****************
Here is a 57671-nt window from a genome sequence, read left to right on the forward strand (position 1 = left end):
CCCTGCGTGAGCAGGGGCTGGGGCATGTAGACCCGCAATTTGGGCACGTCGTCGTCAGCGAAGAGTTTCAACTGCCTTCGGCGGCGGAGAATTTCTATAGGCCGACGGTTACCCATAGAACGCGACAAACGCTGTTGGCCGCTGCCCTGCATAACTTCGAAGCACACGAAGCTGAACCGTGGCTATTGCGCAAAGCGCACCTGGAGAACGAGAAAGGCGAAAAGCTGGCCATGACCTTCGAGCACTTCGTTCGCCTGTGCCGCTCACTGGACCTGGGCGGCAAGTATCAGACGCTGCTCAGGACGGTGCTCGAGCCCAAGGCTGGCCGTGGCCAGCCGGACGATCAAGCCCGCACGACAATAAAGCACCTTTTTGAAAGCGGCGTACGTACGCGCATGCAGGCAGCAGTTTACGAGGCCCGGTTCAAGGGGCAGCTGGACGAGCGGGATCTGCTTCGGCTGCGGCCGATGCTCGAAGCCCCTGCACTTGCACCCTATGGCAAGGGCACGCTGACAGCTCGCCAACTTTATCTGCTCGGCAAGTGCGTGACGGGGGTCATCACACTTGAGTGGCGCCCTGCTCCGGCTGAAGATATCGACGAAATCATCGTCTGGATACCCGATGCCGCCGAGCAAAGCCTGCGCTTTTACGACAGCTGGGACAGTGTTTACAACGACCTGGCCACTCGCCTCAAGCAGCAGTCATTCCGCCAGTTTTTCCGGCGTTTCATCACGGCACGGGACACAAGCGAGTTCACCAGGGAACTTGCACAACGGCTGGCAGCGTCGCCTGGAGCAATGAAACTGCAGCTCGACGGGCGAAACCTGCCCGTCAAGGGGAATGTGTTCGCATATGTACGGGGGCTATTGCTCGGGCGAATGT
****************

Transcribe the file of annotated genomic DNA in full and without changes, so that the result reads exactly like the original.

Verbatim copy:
Here is a 57671-nt window from a genome sequence, read left to right on the forward strand (position 1 = left end):
CCCTGCGTGAGCAGGGGCTGGGGCATGTAGACCCGCAATTTGGGCACGTCGTCGTCAGCGAAGAGTTTCAACTGCCTTCGGCGGCGGAGAATTTCTATAGGCCGACGGTTACCCATAGAACGCGACAAACGCTGTTGGCCGCTGCCCTGCATAACTTCGAAGCACACGAAGCTGAACCGTGGCTATTGCGCAAAGCGCACCTGGAGAACGAGAAAGGCGAAAAGCTGGCCATGACCTTCGAGCACTTCGTTCGCCTGTGCCGCTCACTGGACCTGGGCGGCAAGTATCAGACGCTGCTCAGGACGGTGCTCGAGCCCAAGGCTGGCCGTGGCCAGCCGGACGATCAAGCCCGCACGACAATAAAGCACCTTTTTGAAAGCGGCGTACGTACGCGCATGCAGGCAGCAGTTTACGAGGCCCGGTTCAAGGGGCAGCTGGACGAGCGGGATCTGCTTCGGCTGCGGCCGATGCTCGAAGCCCCTGCACTTGCACCCTATGGCAAGGGCACGCTGACAGCTCGCCAACTTTATCTGCTCGGCAAGTGCGTGACGGGGGTCATCACACTTGAGTGGCGCCCTGCTCCGGCTGAAGATATCGACGAAATCATCGTCTGGATACCCGATGCCGCCGAGCAAAGCCTGCGCTTTTACGACAGCTGGGACAGTGTTTACAACGACCTGGCCACTCGCCTCAAGCAGCAGTCATTCCGCCAGTTTTTCCGGCGTTTCATCACGGCACGGGACACAAGCGAGTTCACCAGGGAACTTGCACAACGGCTGGCAGCGTCGCCTGGAGCAATGAAACTGCAGCTCGACGGGCGAAACCTGCCCGTCAAGGGGAATGTGTTCGCATATGTACGGGGGCTATTGCTCGGGCGAATGT